This is what happens when you start to measure public service output by market criteria, and the more you do so the worse it gets. The problem arises because for the past twenty to thirty years the BBC has increasingly been called upon to retreat from areas the market would like to exploit. The once common and taken-for-granted understanding of what we mean by “public service” has become problematic, under assault from proponents of marketisation. And the familiar Catch-22 has begun to operate: if the BBC has a hit it is accused of duplicating the market and dumbing down; if its programming is unpopular, usually because too highbrow- arts, current affairs, education – the public and the critics ask how it can justify the Licence Fee.  But as  Patrick Barwise has argued the chief risk of the distinctiveness criterion is that it smuggles in a market failure definition of public service that could in time reduce the BBC to a marginal role.  He makes the case that the BBC should be able to compete on quality, at the very least to keep its commercial competitors up to the mark. Or as Lord Grade says he put it when he was Chief Executive at Channel 4: “It’s the BBC that keeps us honest.”

 The very vagueness of the term is a potential bear-trap for the BBC. How can we be sure? Because we have been here before. As I pointed out on the publication of the May White Paper, the last time the BBC had to face a test of “distinctiveness” was when it launched its ambitious Digital Curriculum service in 2006. Within months competitors had complained, and the very ambiguity of the term made the BBC output impossible to defend. The result was that the BBC abandoned its flagship schools project and became far more risk averse when launching new projects, with a chilling effect on new service and new media innovation, in particular its capacity to offer audience participation; an issue as Becky Hogge has argued that remains as relevant as ever.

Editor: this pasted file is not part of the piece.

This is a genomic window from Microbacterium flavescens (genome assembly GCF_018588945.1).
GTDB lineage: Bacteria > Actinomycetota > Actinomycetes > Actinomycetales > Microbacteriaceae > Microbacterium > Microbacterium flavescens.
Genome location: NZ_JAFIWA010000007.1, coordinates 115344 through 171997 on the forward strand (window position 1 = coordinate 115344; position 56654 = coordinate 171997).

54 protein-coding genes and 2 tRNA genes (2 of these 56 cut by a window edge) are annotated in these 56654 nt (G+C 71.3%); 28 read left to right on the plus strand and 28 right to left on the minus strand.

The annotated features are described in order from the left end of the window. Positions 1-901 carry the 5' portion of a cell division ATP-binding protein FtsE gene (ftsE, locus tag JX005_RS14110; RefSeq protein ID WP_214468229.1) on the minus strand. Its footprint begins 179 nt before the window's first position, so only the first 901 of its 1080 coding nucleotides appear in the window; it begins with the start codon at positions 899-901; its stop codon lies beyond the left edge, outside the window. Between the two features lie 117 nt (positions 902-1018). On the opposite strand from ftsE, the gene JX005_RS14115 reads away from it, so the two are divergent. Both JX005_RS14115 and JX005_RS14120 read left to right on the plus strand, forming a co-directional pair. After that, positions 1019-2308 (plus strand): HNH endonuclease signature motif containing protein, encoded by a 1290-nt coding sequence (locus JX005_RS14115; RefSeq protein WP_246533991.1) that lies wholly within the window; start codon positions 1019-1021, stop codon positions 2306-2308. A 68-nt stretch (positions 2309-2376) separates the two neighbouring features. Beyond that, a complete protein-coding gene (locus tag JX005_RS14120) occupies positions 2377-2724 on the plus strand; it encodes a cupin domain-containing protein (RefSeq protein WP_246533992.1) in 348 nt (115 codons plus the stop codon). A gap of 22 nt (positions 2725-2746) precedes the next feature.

If anything could inhibit the BBC from engaging in “risk-taking, innovation, challenge and creative ambition” as it is bound to do under the disinctiveness provisions of the new Charter, it is the liberal use of the same distinctiveness criterion to put the squeeze on the BBC every time it creates a hit. Innovation is risky. The BBC has nurtured these hit shows in the face of fierce competition, the usual stumbles and failures and some industry scepticism. This illustrates Mazzucato’s point that we have a long tradition of the public sector taking the risk and the private sector (in this case Love Productions) reaping the reward. 

But as the recent Bake Off example highlights the BBC Is now on a hiding to nothing: if it takes a risk and fails, then that’s an example of a waste of public money. Nurture and create a hit show, create a valuable property, and it will only be a matter of time before someone poaches it. At which point the private sector cleans up, and the BBC is prohibited from launching another.

 Damned if you do….

About the author

Mike Flood Page is an Honorary Research Fellow in Media Arts at Royal Holloway, University of London, co-editor of OurBeeb at openDemocracy, and a former TV and digital media executive producer at the BBC, Channel 4 and in the independent sector. He is currently undertaking research into media strategy.